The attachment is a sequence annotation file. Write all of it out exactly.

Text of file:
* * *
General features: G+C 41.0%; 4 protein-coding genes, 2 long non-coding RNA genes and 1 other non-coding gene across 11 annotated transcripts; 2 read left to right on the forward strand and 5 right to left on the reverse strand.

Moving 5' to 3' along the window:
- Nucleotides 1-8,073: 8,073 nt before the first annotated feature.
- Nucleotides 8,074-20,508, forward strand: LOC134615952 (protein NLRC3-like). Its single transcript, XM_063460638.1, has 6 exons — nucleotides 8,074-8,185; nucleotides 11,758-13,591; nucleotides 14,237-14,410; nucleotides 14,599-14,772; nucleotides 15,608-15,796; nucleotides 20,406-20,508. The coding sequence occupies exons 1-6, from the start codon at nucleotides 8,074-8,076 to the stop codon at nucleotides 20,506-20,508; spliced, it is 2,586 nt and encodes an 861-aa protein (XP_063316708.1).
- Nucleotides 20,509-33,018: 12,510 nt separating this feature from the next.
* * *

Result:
General features: G+C 41.0%; 4 protein-coding genes, 2 long non-coding RNA genes and 1 other non-coding gene across 11 annotated transcripts; 2 read left to right on the forward strand and 5 right to left on the reverse strand.

Moving 5' to 3' along the window:
- Nucleotides 1-8,073: 8,073 nt before the first annotated feature.
- Nucleotides 8,074-20,508, forward strand: LOC134615952 (protein NLRC3-like). Its single transcript, XM_063460638.1, has 6 exons — nucleotides 8,074-8,185; nucleotides 11,758-13,591; nucleotides 14,237-14,410; nucleotides 14,599-14,772; nucleotides 15,608-15,796; nucleotides 20,406-20,508. The coding sequence occupies exons 1-6, from the start codon at nucleotides 8,074-8,076 to the stop codon at nucleotides 20,506-20,508; spliced, it is 2,586 nt and encodes an 861-aa protein (XP_063316708.1).
- Nucleotides 20,509-33,018: 12,510 nt separating this feature from the next.